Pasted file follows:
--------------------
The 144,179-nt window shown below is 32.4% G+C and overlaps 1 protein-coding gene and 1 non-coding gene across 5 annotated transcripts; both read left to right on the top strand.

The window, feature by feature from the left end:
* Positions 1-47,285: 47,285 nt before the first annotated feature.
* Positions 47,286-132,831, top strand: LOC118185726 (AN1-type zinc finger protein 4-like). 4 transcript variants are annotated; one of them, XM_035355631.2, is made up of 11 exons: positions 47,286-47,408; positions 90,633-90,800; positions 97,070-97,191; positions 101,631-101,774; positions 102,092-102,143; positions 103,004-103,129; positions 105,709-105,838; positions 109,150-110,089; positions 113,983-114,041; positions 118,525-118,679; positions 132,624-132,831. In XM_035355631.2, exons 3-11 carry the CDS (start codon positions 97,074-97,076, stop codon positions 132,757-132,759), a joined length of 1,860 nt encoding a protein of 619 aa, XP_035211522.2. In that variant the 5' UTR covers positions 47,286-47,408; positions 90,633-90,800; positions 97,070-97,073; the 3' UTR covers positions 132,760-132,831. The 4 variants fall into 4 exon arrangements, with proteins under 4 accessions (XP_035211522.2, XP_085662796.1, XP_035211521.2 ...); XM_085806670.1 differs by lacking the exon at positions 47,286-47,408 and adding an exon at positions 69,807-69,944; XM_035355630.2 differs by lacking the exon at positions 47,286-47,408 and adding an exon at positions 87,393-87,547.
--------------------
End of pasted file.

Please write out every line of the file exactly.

The 144,179-nt window shown below is 32.4% G+C and overlaps 1 protein-coding gene and 1 non-coding gene across 5 annotated transcripts; both read left to right on the top strand.

The window, feature by feature from the left end:
* Positions 1-47,285: 47,285 nt before the first annotated feature.
* Positions 47,286-132,831, top strand: LOC118185726 (AN1-type zinc finger protein 4-like). 4 transcript variants are annotated; one of them, XM_035355631.2, is made up of 11 exons: positions 47,286-47,408; positions 90,633-90,800; positions 97,070-97,191; positions 101,631-101,774; positions 102,092-102,143; positions 103,004-103,129; positions 105,709-105,838; positions 109,150-110,089; positions 113,983-114,041; positions 118,525-118,679; positions 132,624-132,831. In XM_035355631.2, exons 3-11 carry the CDS (start codon positions 97,074-97,076, stop codon positions 132,757-132,759), a joined length of 1,860 nt encoding a protein of 619 aa, XP_035211522.2. In that variant the 5' UTR covers positions 47,286-47,408; positions 90,633-90,800; positions 97,070-97,073; the 3' UTR covers positions 132,760-132,831. The 4 variants fall into 4 exon arrangements, with proteins under 4 accessions (XP_035211522.2, XP_085662796.1, XP_035211521.2 ...); XM_085806670.1 differs by lacking the exon at positions 47,286-47,408 and adding an exon at positions 69,807-69,944; XM_035355630.2 differs by lacking the exon at positions 47,286-47,408 and adding an exon at positions 87,393-87,547.